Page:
Roundtable talk between Kenya Private Sector Alliance and US Representatives within Nairobi County Kenya on Trade Agreement. PHOTO /DONALD KOGAI


By Donald Kogai

Kenya Private Sector Alliance (KEPSA) in

partnership with the Corporate Council on

Africa (CCA) hosted a roundtable discussion

with U.S. business leaders and senior

government officials to explore how

the private sector can support bilateral

effort and take full advantage of investment

and trade opportunities that will arise from a

Kenya-U.S. Free Trade Agreement.

This comes as a follow up to the recent visit of

H.E. President Kenyatta to the United States,

where the U.S. and Kenyan Government

announced the launch of talks aimed at

establishing a free trade agreement (FTA)

between the two countries.

If successful, it would be the first United States

FTA with a sub-Saharan African nation and

potentially a model the United States will use to

enhance its trade and investment relationship

with other African countries.

“As you all know, last week in Washington D.C.,

Presidents Kenyatta and Trump announced at a

White House meeting, the commencement of

negotiations of a comprehensive, high-standard

agreement between the United States and

Kenya, which could serve as a model for

additional agreements across Africa,” President

CCA, Ms. Florizelle Liser.

U.S. Ambassador to Kenya, Kyle McCarter who

spoke at the event said: “We look forward to

working together to create a free-trade

agreement that allows Kenyan and American

businesses to benefit from increased access to

each others’ markets and one where both our

consumers will enjoy greater prosperity through

expanded choice and competition within the


A successful U.S.-Kenya FTA will stand as a

landmark for East Africa, and for all of Africa.”

KEPSA CEO, Ms. Carole Karuga, emphasized

the importance of the realization of the FTA

between Kenya and the United States stating

that it was poised to increase trade

opportunities for export and import as well

growth of business.

Ms. Karuga pointed out that Kenya had the

highest GDP with in the East African

Community and Kenyan business are leading in

moving continental trade.

The realization of the FTA between Kenya and

the U.S. would have a positive impact on the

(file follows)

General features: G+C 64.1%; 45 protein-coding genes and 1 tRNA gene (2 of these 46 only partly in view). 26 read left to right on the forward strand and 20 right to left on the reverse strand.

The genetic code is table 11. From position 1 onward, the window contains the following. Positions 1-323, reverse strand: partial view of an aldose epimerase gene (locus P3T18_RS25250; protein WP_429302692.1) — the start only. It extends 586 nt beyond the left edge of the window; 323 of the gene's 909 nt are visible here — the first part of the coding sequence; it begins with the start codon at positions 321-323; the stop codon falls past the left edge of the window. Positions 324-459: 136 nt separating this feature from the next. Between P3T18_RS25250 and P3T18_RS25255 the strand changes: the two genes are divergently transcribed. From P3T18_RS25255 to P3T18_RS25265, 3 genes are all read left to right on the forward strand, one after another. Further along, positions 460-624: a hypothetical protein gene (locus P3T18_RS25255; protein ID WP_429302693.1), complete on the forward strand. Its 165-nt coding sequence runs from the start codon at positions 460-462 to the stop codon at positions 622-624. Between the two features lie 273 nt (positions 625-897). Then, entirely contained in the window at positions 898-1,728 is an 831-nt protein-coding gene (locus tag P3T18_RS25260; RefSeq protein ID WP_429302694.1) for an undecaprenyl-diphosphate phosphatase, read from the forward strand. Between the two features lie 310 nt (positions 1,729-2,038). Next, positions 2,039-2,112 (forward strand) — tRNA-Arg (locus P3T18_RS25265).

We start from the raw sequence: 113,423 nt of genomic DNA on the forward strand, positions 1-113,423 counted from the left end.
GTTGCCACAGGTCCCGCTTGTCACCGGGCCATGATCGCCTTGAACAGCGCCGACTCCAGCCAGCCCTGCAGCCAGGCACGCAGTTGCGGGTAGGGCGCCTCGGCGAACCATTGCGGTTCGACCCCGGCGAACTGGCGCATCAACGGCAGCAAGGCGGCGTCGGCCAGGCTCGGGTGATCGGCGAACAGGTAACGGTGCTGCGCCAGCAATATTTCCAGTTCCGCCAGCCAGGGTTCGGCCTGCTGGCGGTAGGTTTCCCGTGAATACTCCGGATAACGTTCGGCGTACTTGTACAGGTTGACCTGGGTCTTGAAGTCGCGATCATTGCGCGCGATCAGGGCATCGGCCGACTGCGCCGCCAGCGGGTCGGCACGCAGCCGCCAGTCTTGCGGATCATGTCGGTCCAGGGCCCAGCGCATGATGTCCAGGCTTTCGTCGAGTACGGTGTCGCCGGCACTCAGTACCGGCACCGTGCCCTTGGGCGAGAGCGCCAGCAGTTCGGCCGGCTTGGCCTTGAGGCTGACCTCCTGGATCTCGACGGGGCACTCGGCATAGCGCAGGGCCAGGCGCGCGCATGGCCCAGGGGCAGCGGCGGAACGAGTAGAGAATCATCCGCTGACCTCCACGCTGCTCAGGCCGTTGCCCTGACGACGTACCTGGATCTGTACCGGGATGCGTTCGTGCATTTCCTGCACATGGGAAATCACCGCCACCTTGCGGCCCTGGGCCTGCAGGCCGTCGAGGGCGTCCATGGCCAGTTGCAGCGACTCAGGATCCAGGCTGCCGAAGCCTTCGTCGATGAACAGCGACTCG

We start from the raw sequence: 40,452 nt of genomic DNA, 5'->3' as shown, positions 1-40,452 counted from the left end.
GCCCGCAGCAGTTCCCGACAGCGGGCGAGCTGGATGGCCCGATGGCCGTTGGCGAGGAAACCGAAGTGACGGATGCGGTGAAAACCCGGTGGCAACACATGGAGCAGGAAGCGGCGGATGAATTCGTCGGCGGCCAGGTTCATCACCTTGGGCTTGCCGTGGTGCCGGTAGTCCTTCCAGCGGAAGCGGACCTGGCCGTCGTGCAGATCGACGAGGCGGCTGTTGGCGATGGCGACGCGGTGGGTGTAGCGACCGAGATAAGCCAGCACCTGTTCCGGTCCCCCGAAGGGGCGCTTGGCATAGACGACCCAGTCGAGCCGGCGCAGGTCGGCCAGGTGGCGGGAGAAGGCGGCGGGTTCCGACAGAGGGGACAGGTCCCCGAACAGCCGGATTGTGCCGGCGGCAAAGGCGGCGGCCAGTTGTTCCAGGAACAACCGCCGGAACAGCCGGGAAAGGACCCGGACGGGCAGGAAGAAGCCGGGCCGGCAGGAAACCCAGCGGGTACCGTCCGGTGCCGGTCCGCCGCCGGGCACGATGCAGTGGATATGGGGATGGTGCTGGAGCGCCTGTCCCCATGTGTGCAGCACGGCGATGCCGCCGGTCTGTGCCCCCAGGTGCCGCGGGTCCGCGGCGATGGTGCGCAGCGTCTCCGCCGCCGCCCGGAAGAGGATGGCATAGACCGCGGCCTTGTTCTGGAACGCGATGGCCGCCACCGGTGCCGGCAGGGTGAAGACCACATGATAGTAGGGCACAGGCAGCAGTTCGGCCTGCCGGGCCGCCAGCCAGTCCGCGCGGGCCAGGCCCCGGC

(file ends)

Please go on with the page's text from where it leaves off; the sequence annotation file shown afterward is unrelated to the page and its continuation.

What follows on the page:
Africa Continental Free Trade Agreement

(ACFTA) of which initially requires members to

remove tariffs from 90% of goods, allowing free

access to commodities,

goods, and services across the continent.

The FTA is a positive and timely development

for Kenya as the African Growth and

Opportunity Act (AGOA) ends in 2025.

For a mutual beneficial agreement of which will

give value to both countries, KEPSA will work

with its partners in Kenya as well as all

stakeholders in Kenya.

KEPSA will also work with its partners in the

United States such as CCA and Business

Council for International Understanding (BCIU).

“Kenya should draw lessons from Morocco on

the challenges and opportunities that are

emerging with the free trade agreement

between Morocco and the U.S. in order to learn

and eventually do better,” she urged.

In this regard, KEPSA, CCA and General

Confederation of Enterprises in Morocco

(CGEM) will work together to learn lessons from

the Morocco experience.

PS, State Department of Trade, Amb. Johnson

Weru appreciated the synergy between

Government and private sector, adding that the

government is willing to walk this journey

together with the private sector.

“As we speak there is a government team that

is also dissecting the deliberations that took

place in Washington last week.

Kenya has a great appetite for this opportunity,”

Amb. Weru, Dr. Ruth Kagia, Deputy Chief of

Staff, Policy and Strategy, Executive Office of

the President of Kenya, appreciated the

discussion that took place in Washington

pointing out that this has the highest political


A Kenya-U.S. FTA would build on the success

Kenya has experienced in producing and

exporting a range of value-added products to

the U.S. market under the African Growth and

Opportunity Act (AGOA), while enhancing two-

way trade, strengthening commercial

cooperation, and spurring investment into key

sectors noting that the FTA would act as a

stamp of approval to spur trade and

investments by assuring long-term

predictability to companies in both countries.

Dr Kagia however pointed out the following

concerning the next steps for Kenya in realizing

the FTA: Time is of the essence and there

should be good progress made within the next

eighteen months.

There are 20 chapters of which will need private

sector participation towards delivery.

Capacity building needs to be enhanced from

the Kenyan Side.

Framework for cooperation needs to be all


Upon conclusion of negotiations and signing of

the FTA, trade has to be two way and in large

volumes for sustainability, small industries

need to be protected and challenges in logistics

need to be resolved for the ease of doing

business between the two countries to be


KEPSA and CCA signed an MoU on the side-

lines of the round table to promote mutual

interests through cooperation in the promotion

of trade and investment opportunities in Kenya.

This emphasizes on the need to explore

opportunities between Kenya and the United

States on the backdrop of the commencement

of the negotiations on the free trade agreement

between Kenya and the United States.

Free trade increases prosperity for the citizens

of all participating nations by allowing

consumers to buy more, better-quality products

at lower costs.

It drives economic growth, enhanced efficiency,

increased innovation, and the greater fairness

that accompanies a rules-based system.

These benefits increase as overall trade exports

and imports increase.

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